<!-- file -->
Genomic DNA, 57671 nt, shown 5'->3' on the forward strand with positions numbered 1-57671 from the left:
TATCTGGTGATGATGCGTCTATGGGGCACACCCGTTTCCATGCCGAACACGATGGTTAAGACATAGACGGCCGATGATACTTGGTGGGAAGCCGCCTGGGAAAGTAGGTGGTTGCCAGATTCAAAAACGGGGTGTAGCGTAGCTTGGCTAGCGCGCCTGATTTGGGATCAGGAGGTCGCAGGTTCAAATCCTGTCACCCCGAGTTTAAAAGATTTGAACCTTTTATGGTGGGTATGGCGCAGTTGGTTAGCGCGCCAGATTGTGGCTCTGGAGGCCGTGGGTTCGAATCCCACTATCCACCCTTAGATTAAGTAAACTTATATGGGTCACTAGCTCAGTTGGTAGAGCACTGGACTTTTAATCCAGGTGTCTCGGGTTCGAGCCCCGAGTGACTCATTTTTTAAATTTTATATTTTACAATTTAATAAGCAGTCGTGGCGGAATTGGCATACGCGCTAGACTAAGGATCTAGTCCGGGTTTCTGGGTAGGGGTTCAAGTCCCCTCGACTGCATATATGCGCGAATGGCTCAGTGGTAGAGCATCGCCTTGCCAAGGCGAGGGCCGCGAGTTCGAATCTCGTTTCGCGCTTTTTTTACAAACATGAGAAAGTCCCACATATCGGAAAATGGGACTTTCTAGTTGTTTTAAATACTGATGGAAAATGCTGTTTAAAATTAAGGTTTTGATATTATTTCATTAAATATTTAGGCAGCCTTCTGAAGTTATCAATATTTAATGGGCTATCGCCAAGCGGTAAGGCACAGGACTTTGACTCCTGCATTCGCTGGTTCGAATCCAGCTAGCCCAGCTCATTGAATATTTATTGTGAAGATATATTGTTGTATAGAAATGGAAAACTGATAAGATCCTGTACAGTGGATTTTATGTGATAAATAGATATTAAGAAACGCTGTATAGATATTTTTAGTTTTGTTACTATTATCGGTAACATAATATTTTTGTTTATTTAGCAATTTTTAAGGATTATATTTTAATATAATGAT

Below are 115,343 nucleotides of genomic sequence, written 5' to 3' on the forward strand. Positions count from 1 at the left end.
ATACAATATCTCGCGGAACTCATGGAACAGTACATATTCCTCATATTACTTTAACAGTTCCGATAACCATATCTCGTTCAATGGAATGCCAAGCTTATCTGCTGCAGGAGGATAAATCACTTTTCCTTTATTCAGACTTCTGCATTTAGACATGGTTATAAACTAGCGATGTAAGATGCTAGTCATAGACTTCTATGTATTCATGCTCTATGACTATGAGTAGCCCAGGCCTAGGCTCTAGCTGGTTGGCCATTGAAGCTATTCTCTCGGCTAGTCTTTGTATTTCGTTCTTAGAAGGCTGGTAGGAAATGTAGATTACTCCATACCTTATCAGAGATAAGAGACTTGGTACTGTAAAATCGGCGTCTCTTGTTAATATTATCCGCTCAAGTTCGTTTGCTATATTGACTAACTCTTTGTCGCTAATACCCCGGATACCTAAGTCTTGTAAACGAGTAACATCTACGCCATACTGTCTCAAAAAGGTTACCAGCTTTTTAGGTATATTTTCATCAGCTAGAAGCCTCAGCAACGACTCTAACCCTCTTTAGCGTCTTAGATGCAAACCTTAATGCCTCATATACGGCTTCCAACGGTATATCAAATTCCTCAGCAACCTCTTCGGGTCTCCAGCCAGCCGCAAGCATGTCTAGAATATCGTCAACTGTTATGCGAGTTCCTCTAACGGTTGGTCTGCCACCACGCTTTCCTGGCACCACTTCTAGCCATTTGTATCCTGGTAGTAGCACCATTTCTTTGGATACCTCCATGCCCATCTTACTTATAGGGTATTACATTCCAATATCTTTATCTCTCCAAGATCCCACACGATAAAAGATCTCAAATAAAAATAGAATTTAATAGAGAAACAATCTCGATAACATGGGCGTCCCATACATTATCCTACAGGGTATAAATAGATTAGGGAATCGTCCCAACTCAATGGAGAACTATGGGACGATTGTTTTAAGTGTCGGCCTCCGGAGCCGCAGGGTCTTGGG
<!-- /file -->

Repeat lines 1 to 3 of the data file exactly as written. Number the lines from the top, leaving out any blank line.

Genomic DNA, 57671 nt, shown 5'->3' on the forward strand with positions numbered 1-57671 from the left:
TATCTGGTGATGATGCGTCTATGGGGCACACCCGTTTCCATGCCGAACACGATGGTTAAGACATAGACGGCCGATGATACTTGGTGGGAAGCCGCCTGGGAAAGTAGGTGGTTGCCAGATTCAAAAACGGGGTGTAGCGTAGCTTGGCTAGCGCGCCTGATTTGGGATCAGGAGGTCGCAGGTTCAAATCCTGTCACCCCGAGTTTAAAAGATTTGAACCTTTTATGGTGGGTATGGCGCAGTTGGTTAGCGCGCCAGATTGTGGCTCTGGAGGCCGTGGGTTCGAATCCCACTATCCACCCTTAGATTAAGTAAACTTATATGGGTCACTAGCTCAGTTGGTAGAGCACTGGACTTTTAATCCAGGTGTCTCGGGTTCGAGCCCCGAGTGACTCATTTTTTAAATTTTATATTTTACAATTTAATAAGCAGTCGTGGCGGAATTGGCATACGCGCTAGACTAAGGATCTAGTCCGGGTTTCTGGGTAGGGGTTCAAGTCCCCTCGACTGCATATATGCGCGAATGGCTCAGTGGTAGAGCATCGCCTTGCCAAGGCGAGGGCCGCGAGTTCGAATCTCGTTTCGCGCTTTTTTTACAAACATGAGAAAGTCCCACATATCGGAAAATGGGACTTTCTAGTTGTTTTAAATACTGATGGAAAATGCTGTTTAAAATTAAGGTTTTGATATTATTTCATTAAATATTTAGGCAGCCTTCTGAAGTTATCAATATTTAATGGGCTATCGCCAAGCGGTAAGGCACAGGACTTTGACTCCTGCATTCGCTGGTTCGAATCCAGCTAGCCCAGCTCATTGAATATTTATTGTGAAGATATATTGTTGTATAGAAATGGAAAACTGATAAGATCCTGTACAGTGGATTTTATGTGATAAATAGATATTAAGAAACGCTGTATAGATATTTTTAGTTTTGTTACTATTATCGGTAACATAATATTTTTGTTTATTTAGCAATTTTTAAGGATTATATTTTAATATAATGAT

Below are 115,343 nucleotides of genomic sequence, written 5' to 3' on the forward strand. Positions count from 1 at the left end.